word part dictionary?

Drew Danielson andrew.danielson at CMU.EDU
Fri May 17 17:48:12 UTC 2002

Lynne Murphy wrote:
> --On Friday, May 17, 2002 1:31 pm -0400 sagehen <sagehen at WESTELCOM.COM>
> wrote:
> >> There is a small /Dictionary of word roots and combining forms/, Donald
> J.
> > Borror, N.P.Publications, Palo Alto, 1960. 134 pp. Lib.Cong.# 60-15564.
> >
> > This is principally intended to illuminate scientific language.  "Compiled
> > from the Greek, Latin, and other languages, with special reference to
> > biological and scientific names".
> > A. Murie
> There's also a textbook by Donald Ayers called _English words from Latin
> and Greek elements_  (University of Arizona Press, 1965), but it's not
> organised like a dictionary, nor do I think it's anywhere near complete in
> its coverage.  It was the text of a particularly easy and enjoyable summer
> course I took one year.  I was assigned to do a presentation on Latin and
> Greek roots in sewage terminology.  Don't ask me why...

OK, Why? :)

A lot of times it is the case that roots that are also free morphemes &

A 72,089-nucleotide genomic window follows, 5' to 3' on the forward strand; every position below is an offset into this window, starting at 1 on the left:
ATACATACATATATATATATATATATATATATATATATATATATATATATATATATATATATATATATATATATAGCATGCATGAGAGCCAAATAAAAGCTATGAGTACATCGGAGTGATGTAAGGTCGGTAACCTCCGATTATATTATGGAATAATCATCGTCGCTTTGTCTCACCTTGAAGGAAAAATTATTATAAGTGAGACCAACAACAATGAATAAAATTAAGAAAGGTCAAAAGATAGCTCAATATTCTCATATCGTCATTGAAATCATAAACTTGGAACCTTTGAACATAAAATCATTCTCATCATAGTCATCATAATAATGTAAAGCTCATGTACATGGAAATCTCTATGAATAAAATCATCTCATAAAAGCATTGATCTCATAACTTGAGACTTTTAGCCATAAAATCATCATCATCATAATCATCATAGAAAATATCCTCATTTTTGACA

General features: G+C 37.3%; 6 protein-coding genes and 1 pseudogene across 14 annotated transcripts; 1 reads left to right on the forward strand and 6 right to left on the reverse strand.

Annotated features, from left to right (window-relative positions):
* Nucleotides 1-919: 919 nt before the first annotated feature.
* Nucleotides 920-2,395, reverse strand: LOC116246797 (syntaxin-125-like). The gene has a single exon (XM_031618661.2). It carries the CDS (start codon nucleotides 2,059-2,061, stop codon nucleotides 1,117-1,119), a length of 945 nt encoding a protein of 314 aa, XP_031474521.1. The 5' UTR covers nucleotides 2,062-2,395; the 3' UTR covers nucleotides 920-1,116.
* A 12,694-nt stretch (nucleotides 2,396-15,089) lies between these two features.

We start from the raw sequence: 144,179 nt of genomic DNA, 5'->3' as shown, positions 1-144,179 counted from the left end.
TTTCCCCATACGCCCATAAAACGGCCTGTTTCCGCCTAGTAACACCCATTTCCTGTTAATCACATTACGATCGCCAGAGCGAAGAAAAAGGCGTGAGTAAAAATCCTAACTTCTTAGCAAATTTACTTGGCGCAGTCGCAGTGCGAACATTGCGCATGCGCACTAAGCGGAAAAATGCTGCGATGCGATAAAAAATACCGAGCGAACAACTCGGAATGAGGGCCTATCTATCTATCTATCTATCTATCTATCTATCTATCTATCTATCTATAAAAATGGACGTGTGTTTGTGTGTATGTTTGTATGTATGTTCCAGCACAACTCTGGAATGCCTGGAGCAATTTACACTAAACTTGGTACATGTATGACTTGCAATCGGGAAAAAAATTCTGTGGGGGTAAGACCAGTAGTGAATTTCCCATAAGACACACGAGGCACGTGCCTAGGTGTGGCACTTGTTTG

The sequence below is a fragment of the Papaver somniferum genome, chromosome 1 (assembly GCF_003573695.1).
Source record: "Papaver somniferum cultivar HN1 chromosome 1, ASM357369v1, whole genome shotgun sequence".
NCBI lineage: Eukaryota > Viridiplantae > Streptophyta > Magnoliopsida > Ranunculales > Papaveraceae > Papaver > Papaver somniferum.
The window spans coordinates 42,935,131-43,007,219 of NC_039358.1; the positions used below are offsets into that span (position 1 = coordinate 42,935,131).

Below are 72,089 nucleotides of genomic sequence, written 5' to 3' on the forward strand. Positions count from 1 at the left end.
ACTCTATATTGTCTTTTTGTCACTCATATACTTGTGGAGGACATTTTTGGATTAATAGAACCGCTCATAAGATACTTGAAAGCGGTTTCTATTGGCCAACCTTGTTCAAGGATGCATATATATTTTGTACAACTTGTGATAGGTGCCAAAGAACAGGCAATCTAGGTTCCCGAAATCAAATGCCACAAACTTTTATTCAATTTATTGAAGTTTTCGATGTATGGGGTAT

have individual entries in a conventional dictionary.  But I am thinking
of Latinate roots (and other roots of other derivations) for which
English has not retained the discrete primary morphemes, or for which
the free morpheme may have a significantly different meaning in
contemporary usage.

Like -

vent (n, v)

-sum[e|p]- (what? Lat. "sumere"; I-E "em-" as a 'proto-root', acc. AHD4)

As far as collocated particles, I am thinking primarily of
postpositional words that function in English in a sort of similar was
as separable prefixes do in Deutsch, and often cause those unsightly
clause-terminal "prepositions".  Like "try on" or "clean up", where the
particle changes the meaning of the root verb.

I am thinking of a dictionary that is alphabetically sorted by -root- or
by -ppp (postpositional particle).

Thanks for the pointers so far, please keep them coming!

 - Drew

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